(ack and Peter, PLEASE get rid of the word verification thing - they drive me nuts!! - sorry!)

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  13. The vintage patterns I have come across are infinitely more complex than 90% of the modern ones I have seen. I have also noticed quite a bit more variety from year to year among vintage patterns. Lapped seams (which I do not believe I have ever seen in a modern pattern) allow for a seemingly infinite amount of design possibilities. The collar and sleeve options, also, are much more varied in vintage patterns.

    I am continually tempted by new modern patterns, but chances are I already have a pattern in my stash from a few seasons before that have the same a-line skirt, button front bodice, or three-quarter cuffed sleeve. The same cannot often be said for vintage!

    Perhaps the larger pattern companies are catering to the fast paced lifestyles we all lead. I, for one, am willing to spend a bit more time so I have something that will look different from the mass-made stuff most people buy. That, and I enjoy sewing, so it it takes a bit more time that is fine by me.

    Can’t wait to see the finished dress! I actually like the self-fabric belt and buckle. How about a minty green paired back with pink and matching accessories – or is that too precious?

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    1. I also like the self-fabric belt and snaps. For accent, how about cufflinks?

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  14. I wonder if we line garments more now because we don't wear many structured undergarments (with the exception of Spanx, of course.) Remembering my slender mother's (dob 1918) bras, girdles, etc., she was already "lined" whenever she put on a dress, blouse or skirt. Also, sometimes putting a full lining in a dress is less work than separate facings for armholes and necks,

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  15. Peter.

    Just a small message to tell you that you made me laugh a lot with the first photo. The contrast between the dress and your solemn air is quite amusing! Keep clowning around; I am sure other people enjoy it too!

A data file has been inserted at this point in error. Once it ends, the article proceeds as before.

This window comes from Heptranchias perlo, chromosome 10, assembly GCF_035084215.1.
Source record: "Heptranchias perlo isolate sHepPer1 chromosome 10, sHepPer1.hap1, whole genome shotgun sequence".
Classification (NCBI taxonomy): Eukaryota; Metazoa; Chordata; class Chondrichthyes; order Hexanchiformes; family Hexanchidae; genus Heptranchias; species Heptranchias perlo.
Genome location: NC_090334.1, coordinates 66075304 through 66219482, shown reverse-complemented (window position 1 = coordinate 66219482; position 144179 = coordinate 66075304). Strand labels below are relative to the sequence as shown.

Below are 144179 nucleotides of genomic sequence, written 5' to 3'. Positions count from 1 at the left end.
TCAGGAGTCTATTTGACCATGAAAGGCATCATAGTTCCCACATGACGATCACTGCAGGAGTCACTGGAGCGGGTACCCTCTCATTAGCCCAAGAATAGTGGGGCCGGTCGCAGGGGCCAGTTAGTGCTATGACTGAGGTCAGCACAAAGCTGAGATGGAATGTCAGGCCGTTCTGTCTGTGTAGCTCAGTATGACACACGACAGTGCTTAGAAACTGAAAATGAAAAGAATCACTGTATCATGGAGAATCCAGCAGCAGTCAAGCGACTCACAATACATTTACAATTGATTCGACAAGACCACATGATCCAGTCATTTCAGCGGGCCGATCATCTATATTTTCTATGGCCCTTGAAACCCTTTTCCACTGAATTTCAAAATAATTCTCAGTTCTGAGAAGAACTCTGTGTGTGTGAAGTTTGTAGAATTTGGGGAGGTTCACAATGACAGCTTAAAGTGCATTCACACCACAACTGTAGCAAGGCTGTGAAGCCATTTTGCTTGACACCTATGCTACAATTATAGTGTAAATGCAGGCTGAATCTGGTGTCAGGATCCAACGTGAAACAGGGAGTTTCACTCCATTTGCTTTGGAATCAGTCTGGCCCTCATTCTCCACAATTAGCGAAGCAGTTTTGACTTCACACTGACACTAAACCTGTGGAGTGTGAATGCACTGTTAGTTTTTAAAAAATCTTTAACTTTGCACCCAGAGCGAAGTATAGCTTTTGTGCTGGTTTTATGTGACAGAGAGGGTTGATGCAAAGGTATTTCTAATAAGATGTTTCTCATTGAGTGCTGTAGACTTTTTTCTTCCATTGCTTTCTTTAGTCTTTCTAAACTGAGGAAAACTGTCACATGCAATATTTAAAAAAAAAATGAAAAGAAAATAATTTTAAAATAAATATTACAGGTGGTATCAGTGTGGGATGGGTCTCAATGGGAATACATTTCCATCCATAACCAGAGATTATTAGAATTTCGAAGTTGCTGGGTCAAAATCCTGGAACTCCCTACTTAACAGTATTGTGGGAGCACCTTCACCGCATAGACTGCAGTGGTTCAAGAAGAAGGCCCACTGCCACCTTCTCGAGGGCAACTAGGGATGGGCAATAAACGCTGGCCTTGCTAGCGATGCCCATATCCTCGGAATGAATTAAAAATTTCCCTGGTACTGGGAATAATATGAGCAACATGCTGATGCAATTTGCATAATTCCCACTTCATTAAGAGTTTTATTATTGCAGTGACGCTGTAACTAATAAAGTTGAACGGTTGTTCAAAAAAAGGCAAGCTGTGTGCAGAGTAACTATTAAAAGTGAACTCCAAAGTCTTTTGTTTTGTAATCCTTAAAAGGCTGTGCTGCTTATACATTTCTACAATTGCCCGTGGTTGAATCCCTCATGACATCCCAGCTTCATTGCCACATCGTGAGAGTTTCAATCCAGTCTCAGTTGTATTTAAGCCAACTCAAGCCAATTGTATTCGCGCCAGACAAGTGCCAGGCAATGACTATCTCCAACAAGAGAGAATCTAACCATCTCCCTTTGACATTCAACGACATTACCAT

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  16. Oh Peter, after spending a morning trying to make head or tail from some Burda Young instructions (an ornate dress for my daughter), I am stopping for lunch ergh! I'm looking forward to seeing Cathy in the finished dress, will you post pics? Jenn.

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  17. It's A & B really. Clothing bought or sewn wasn't disposable and cloth wasn't exactly cheap and maybe in certain time periods hard to come by so if you were going to make something then you were going to make it worthwhile.

    Also if you were a housewife it was kinda your "job" to be able to sew and sew well so whipping up a complicated dress was like a badge of honor.

    The better you are at some the more fun it is.

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  18. I think as already mentioned most women knew how to sew. I know they did in my family. I rarely make clothes, but have on the odd occasion. I prefer simplistic designs but good quality fabric. There are so many things you can make or buy to enhance something that might be too simplistic and make it look detailed. I made a couple of 60's fashions for my daughter last year. The patterns were simple, easy and quick. They were from vintage patterns. I don't have the skills or the patience to make things that take too much time.

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  19. All of the comments above make very good points and I generally agree with all of them, though the question of the big 4 market now being 'committed' dress-makers rather than nessecity based dress-making makes an interesting digression. My two cents though is particularly around fit, let's face it fit is hardly a concern with todays patterns or RTW. Just to really showcase this open any of the Vogue Vintage repro images and check the fit out baby, absolutely rubbish. I am beginning to think that we are all worried that ae are suddenly going to go and down 4 dress-sizes in a week. Getting fit, matching plaid, ensuring nice seams is what takes all the time and it just seems that this has become largley considered superfluous by buyers, pattern releasers, brands - these things make a dress look a million dollars, they also add a few dollars to construction and we have been conditioned to accept a sloppy finish for more 'fashion dollars'.